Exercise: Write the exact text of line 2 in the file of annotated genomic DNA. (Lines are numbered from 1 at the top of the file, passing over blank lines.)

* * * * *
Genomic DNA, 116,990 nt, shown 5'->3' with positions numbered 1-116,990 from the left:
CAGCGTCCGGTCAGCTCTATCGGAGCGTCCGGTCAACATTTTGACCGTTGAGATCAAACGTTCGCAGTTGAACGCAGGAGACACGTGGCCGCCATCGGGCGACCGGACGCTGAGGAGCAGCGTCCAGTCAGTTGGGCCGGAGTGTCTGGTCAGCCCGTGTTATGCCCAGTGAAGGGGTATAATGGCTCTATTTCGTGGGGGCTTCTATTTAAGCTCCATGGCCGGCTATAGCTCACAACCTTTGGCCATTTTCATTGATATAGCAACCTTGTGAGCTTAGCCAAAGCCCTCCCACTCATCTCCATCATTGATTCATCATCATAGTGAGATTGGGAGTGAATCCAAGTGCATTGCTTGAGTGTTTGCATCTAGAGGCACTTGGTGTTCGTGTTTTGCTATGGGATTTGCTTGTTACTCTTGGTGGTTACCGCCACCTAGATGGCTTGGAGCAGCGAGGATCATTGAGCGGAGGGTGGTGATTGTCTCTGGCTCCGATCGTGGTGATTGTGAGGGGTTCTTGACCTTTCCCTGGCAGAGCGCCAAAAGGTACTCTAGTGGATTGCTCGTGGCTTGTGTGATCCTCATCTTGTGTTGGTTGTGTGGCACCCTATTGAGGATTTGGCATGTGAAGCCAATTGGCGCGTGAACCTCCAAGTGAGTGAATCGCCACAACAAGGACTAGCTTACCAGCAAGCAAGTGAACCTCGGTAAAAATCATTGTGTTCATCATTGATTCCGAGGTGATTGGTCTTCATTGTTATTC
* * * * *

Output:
CAGCGTCCGGTCAGCTCTATCGGAGCGTCCGGTCAACATTTTGACCGTTGAGATCAAACGTTCGCAGTTGAACGCAGGAGACACGTGGCCGCCATCGGGCGACCGGACGCTGAGGAGCAGCGTCCAGTCAGTTGGGCCGGAGTGTCTGGTCAGCCCGTGTTATGCCCAGTGAAGGGGTATAATGGCTCTATTTCGTGGGGGCTTCTATTTAAGCTCCATGGCCGGCTATAGCTCACAACCTTTGGCCATTTTCATTGATATAGCAACCTTGTGAGCTTAGCCAAAGCCCTCCCACTCATCTCCATCATTGATTCATCATCATAGTGAGATTGGGAGTGAATCCAAGTGCATTGCTTGAGTGTTTGCATCTAGAGGCACTTGGTGTTCGTGTTTTGCTATGGGATTTGCTTGTTACTCTTGGTGGTTACCGCCACCTAGATGGCTTGGAGCAGCGAGGATCATTGAGCGGAGGGTGGTGATTGTCTCTGGCTCCGATCGTGGTGATTGTGAGGGGTTCTTGACCTTTCCCTGGCAGAGCGCCAAAAGGTACTCTAGTGGATTGCTCGTGGCTTGTGTGATCCTCATCTTGTGTTGGTTGTGTGGCACCCTATTGAGGATTTGGCATGTGAAGCCAATTGGCGCGTGAACCTCCAAGTGAGTGAATCGCCACAACAAGGACTAGCTTACCAGCAAGCAAGTGAACCTCGGTAAAAATCATTGTGTTCATCATTGATTCCGAGGTGATTGGTCTTCATTGTTATTC